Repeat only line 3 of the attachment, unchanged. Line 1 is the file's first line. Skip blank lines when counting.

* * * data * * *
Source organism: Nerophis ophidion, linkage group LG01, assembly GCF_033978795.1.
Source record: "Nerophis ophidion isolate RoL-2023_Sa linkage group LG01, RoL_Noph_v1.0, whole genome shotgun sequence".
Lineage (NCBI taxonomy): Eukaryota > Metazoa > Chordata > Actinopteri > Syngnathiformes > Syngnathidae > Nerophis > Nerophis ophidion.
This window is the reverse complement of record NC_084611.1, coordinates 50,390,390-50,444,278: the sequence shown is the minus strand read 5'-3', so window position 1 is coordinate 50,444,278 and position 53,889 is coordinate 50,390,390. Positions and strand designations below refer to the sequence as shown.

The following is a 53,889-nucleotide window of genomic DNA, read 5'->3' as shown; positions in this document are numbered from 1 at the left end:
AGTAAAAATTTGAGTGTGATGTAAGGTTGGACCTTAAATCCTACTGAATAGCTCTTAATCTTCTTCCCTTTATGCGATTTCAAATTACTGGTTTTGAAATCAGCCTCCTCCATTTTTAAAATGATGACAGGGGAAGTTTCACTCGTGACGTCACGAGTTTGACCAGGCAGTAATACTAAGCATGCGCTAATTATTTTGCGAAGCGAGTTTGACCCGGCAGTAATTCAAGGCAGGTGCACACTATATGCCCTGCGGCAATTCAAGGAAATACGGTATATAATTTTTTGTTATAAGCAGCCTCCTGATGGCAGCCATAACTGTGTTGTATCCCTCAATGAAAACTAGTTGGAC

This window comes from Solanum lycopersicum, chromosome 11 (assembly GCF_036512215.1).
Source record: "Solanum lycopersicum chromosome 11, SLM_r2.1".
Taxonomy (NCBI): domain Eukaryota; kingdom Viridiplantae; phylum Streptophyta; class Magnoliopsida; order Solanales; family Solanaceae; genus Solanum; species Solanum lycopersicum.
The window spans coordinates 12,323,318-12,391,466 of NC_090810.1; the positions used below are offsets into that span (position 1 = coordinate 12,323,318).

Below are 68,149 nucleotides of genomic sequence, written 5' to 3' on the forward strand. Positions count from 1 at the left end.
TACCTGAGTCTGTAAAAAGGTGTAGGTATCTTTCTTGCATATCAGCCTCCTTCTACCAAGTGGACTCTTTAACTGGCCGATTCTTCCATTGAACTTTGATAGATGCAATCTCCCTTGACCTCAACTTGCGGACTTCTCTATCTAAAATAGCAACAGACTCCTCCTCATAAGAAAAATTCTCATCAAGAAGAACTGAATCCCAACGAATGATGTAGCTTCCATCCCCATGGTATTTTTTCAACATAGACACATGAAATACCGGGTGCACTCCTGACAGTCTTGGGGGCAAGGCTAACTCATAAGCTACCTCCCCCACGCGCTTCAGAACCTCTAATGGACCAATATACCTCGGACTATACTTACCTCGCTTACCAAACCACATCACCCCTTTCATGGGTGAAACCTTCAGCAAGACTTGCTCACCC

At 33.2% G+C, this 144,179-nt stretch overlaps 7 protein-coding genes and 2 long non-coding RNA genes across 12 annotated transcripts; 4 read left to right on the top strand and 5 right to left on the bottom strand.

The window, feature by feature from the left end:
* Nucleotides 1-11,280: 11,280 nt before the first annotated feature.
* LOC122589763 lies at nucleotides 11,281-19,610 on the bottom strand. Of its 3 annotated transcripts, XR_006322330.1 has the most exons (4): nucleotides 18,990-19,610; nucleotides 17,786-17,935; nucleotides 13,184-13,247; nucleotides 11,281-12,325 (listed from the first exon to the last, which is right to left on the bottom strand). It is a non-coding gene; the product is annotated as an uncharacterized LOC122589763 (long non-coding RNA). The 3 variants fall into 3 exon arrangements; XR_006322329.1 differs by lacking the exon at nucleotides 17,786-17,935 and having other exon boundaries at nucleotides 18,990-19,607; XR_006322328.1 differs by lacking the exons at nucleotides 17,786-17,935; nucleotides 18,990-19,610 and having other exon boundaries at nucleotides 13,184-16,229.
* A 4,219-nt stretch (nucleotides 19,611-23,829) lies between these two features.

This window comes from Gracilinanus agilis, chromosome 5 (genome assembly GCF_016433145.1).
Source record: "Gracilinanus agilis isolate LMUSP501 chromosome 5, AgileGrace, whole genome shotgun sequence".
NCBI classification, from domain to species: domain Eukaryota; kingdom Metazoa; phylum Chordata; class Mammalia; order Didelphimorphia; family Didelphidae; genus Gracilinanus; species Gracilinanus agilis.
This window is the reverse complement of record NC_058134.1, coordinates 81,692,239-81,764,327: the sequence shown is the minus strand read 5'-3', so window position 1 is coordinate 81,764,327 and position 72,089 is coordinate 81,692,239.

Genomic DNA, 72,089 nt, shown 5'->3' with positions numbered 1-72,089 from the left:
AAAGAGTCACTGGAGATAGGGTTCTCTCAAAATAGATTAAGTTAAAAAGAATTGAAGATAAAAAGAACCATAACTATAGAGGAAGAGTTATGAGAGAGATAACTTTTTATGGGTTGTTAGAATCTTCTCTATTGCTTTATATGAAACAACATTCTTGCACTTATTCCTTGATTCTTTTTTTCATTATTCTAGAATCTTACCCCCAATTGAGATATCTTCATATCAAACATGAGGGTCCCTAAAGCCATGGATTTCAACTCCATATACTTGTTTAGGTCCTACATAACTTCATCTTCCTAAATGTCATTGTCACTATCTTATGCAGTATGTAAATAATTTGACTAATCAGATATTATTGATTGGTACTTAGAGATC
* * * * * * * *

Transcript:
Lineage (NCBI taxonomy): Eukaryota > Metazoa > Chordata > Actinopteri > Syngnathiformes > Syngnathidae > Nerophis > Nerophis ophidion.